Putin Accuses U.S. Of 'Political Schizophrenia' Over Trump And Secrets

Putin Accuses U.S. Of 'Political Schizophrenia' Over Trump And Secrets

The information, which was provided by Israel to US intelligence, was about an ISIS plan to blow up an airplane with a bomb hidden inside a laptop in a way that could evade airport security, ABC reported, citing current and former USA officials.

"As President I wanted to share with Russian Federation ... which I have the absolute right to do, facts pertaining to terrorism and airline flight safety", he tweeted Tuesday.

National Security Adviser H.R. McMaster said the President engaged in "routine sharing of information" and nothing more.

The president's disclosure put the operative for one of the US's closest allies at risk and jeopardized future operations.

Following the meeting, the White House contacted the CIA and National Security Agency to contain the damage, according to the Post.

Earlier on Tuesday, Trump tweeted that he has "the absolute right" to share certain information with Russian Federation.

"At no time, at no time, where intelligent sources or methods discussed".

Trump reportedly shared the information during last week's White House meeting and even boasted about the intelligence he had.

"That story had not yet broken (when we got there)", Freeland said in an interview.

"This president doesn't get briefed every day".

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USA presidents strive for strong relationships with their top intelligence advisors as soon as they come into office. The White House vowed to track down those who disclosed the information.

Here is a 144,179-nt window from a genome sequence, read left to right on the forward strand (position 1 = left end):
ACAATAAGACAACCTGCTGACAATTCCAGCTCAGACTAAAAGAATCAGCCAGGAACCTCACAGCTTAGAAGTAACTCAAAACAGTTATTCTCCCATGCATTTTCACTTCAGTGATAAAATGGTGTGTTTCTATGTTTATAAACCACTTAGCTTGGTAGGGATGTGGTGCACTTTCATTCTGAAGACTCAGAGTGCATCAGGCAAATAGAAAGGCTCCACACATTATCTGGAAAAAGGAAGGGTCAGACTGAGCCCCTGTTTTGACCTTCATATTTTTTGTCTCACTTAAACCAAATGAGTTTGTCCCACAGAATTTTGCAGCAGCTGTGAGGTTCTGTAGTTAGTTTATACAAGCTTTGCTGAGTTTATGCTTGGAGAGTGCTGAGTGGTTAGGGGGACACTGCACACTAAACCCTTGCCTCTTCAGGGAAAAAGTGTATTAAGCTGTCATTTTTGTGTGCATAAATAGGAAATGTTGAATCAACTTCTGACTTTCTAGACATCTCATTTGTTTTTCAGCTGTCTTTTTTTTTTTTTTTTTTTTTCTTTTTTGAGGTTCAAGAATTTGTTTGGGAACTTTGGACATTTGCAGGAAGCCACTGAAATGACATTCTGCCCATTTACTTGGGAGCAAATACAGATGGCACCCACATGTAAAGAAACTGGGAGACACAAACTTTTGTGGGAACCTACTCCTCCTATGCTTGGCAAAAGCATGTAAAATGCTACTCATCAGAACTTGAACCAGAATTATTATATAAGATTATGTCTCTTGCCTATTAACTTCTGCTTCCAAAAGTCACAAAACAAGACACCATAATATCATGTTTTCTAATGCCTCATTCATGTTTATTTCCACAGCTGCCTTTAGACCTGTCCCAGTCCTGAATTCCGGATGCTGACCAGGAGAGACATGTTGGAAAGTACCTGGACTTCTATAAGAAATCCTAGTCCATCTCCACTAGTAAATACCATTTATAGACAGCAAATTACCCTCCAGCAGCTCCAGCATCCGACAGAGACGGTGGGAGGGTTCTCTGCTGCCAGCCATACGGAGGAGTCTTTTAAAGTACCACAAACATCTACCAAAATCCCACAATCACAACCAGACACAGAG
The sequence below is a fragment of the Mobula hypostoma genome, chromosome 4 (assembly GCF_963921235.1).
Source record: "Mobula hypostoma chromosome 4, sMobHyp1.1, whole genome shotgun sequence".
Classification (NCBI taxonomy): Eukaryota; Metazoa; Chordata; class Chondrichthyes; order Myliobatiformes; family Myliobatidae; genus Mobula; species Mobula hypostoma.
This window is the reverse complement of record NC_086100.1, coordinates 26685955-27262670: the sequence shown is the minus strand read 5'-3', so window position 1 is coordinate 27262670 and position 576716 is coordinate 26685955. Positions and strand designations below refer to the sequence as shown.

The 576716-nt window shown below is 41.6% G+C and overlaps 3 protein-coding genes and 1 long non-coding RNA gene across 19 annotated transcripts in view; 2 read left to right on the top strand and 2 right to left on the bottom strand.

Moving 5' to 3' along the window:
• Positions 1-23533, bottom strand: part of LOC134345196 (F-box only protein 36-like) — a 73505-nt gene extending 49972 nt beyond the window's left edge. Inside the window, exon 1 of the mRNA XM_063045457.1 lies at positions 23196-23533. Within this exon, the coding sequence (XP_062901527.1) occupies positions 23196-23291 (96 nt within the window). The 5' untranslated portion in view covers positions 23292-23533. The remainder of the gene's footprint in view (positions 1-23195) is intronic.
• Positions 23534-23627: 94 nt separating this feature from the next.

"There need to be serious changes at the White House, immediately", he said, according to a story on the newspaper's website. Coming days before Trump's first trip overseas, it also raised questions about his standing with world leaders and led some countries to start second-guessing their own intelligence-sharing agreements with the U.S.

Yet, the Israeli Ambassador to the U.S., Ron Dermer, said, "Israel has full confidence in our intelligence sharing relationship with the U.S". The pattern continued this week, with national security advisers giving one account of what Trump told Russian officials in the Oval Office only to have the president himself revise it.

Trump has frequently said he wants to improve U.S. relations with Moscow, damaged by years of disagreement over Russia's role in Ukraine and its backing for Syrian president Bashar al-Assad. He has without question dealt another blow to US credibility and made other nations justifiably wary of sharing what they know.

The Russian president said he's prepared to provide a transcript of the meeting to members of the U.S. Congress, where lawmakers have raised questions and criticisms over the news that Trump had shared valuable intelligence about ISIS that was gleaned by a U.S. ally. Such sharing "could be a risk for our sources", the official said.

"Trump went on to discuss aspects of the threat that the United States learned only through the espionage capabilities of a key partner".

The Washington Post report Monday led to the latest feeding frenzy.

McMaster did not dispute that a senior White House official had alerted the Central Intelligence Agency and NSA about Trump's disclosure to the Russians after the meeting. Reports say before firing James Comey, Trump told him to lay off the investigation.

"I stand by my statement that I made yesterday", McMaster told a White House briefing. European allies have also privately expressed concern.

The information reportedly related to a potential Islamic State plot to smuggle explosives in laptops onto commercial flights, supplied to the USA by an unspecified ally.

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